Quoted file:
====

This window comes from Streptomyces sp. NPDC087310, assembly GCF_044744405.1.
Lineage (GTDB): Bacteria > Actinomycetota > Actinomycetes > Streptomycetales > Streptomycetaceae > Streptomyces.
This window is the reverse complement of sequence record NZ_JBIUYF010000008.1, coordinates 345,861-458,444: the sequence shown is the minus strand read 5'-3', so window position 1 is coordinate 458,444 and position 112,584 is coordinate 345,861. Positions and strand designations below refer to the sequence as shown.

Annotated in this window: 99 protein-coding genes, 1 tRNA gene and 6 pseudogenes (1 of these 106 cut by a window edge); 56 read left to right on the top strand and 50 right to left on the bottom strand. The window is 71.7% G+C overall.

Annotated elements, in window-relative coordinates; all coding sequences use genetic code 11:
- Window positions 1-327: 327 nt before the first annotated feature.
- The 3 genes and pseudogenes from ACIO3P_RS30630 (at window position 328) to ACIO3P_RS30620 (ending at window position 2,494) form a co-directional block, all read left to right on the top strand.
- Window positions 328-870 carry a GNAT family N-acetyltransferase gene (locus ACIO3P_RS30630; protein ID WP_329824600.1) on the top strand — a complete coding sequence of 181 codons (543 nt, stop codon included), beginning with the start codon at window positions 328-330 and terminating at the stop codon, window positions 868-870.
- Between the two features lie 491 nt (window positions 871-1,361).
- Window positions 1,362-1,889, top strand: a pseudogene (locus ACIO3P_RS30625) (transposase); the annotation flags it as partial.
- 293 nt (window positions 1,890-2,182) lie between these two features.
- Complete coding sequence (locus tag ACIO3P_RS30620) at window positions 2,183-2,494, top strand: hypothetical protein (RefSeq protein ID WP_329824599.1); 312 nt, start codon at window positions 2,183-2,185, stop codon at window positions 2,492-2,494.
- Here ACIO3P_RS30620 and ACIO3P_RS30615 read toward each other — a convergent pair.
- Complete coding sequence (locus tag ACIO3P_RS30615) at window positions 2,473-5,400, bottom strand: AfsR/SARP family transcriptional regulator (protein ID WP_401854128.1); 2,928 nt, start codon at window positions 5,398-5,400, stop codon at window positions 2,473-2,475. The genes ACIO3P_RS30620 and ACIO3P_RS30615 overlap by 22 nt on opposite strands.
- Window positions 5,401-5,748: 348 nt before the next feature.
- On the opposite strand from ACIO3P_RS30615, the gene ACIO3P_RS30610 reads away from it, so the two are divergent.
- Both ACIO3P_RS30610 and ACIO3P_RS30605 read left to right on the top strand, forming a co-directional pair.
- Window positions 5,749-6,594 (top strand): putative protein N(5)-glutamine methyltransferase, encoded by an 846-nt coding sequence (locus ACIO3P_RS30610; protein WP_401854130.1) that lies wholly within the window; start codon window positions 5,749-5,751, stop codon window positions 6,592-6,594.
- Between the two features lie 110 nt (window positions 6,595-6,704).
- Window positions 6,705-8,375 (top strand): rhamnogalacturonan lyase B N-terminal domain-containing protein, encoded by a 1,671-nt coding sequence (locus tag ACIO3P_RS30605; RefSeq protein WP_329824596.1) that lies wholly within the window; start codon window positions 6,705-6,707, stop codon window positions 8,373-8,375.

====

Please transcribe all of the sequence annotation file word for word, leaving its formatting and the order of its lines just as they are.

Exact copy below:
This window comes from Streptomyces sp. NPDC087310, assembly GCF_044744405.1.
Lineage (GTDB): Bacteria > Actinomycetota > Actinomycetes > Streptomycetales > Streptomycetaceae > Streptomyces.
This window is the reverse complement of sequence record NZ_JBIUYF010000008.1, coordinates 345,861-458,444: the sequence shown is the minus strand read 5'-3', so window position 1 is coordinate 458,444 and position 112,584 is coordinate 345,861. Positions and strand designations below refer to the sequence as shown.

Annotated in this window: 99 protein-coding genes, 1 tRNA gene and 6 pseudogenes (1 of these 106 cut by a window edge); 56 read left to right on the top strand and 50 right to left on the bottom strand. The window is 71.7% G+C overall.

Annotated elements, in window-relative coordinates; all coding sequences use genetic code 11:
- Window positions 1-327: 327 nt before the first annotated feature.
- The 3 genes and pseudogenes from ACIO3P_RS30630 (at window position 328) to ACIO3P_RS30620 (ending at window position 2,494) form a co-directional block, all read left to right on the top strand.
- Window positions 328-870 carry a GNAT family N-acetyltransferase gene (locus ACIO3P_RS30630; protein ID WP_329824600.1) on the top strand — a complete coding sequence of 181 codons (543 nt, stop codon included), beginning with the start codon at window positions 328-330 and terminating at the stop codon, window positions 868-870.
- Between the two features lie 491 nt (window positions 871-1,361).
- Window positions 1,362-1,889, top strand: a pseudogene (locus ACIO3P_RS30625) (transposase); the annotation flags it as partial.
- 293 nt (window positions 1,890-2,182) lie between these two features.
- Complete coding sequence (locus tag ACIO3P_RS30620) at window positions 2,183-2,494, top strand: hypothetical protein (RefSeq protein ID WP_329824599.1); 312 nt, start codon at window positions 2,183-2,185, stop codon at window positions 2,492-2,494.
- Here ACIO3P_RS30620 and ACIO3P_RS30615 read toward each other — a convergent pair.
- Complete coding sequence (locus tag ACIO3P_RS30615) at window positions 2,473-5,400, bottom strand: AfsR/SARP family transcriptional regulator (protein ID WP_401854128.1); 2,928 nt, start codon at window positions 5,398-5,400, stop codon at window positions 2,473-2,475. The genes ACIO3P_RS30620 and ACIO3P_RS30615 overlap by 22 nt on opposite strands.
- Window positions 5,401-5,748: 348 nt before the next feature.
- On the opposite strand from ACIO3P_RS30615, the gene ACIO3P_RS30610 reads away from it, so the two are divergent.
- Both ACIO3P_RS30610 and ACIO3P_RS30605 read left to right on the top strand, forming a co-directional pair.
- Window positions 5,749-6,594 (top strand): putative protein N(5)-glutamine methyltransferase, encoded by an 846-nt coding sequence (locus ACIO3P_RS30610; protein WP_401854130.1) that lies wholly within the window; start codon window positions 5,749-5,751, stop codon window positions 6,592-6,594.
- Between the two features lie 110 nt (window positions 6,595-6,704).
- Window positions 6,705-8,375 (top strand): rhamnogalacturonan lyase B N-terminal domain-containing protein, encoded by a 1,671-nt coding sequence (locus tag ACIO3P_RS30605; RefSeq protein WP_329824596.1) that lies wholly within the window; start codon window positions 6,705-6,707, stop codon window positions 8,373-8,375.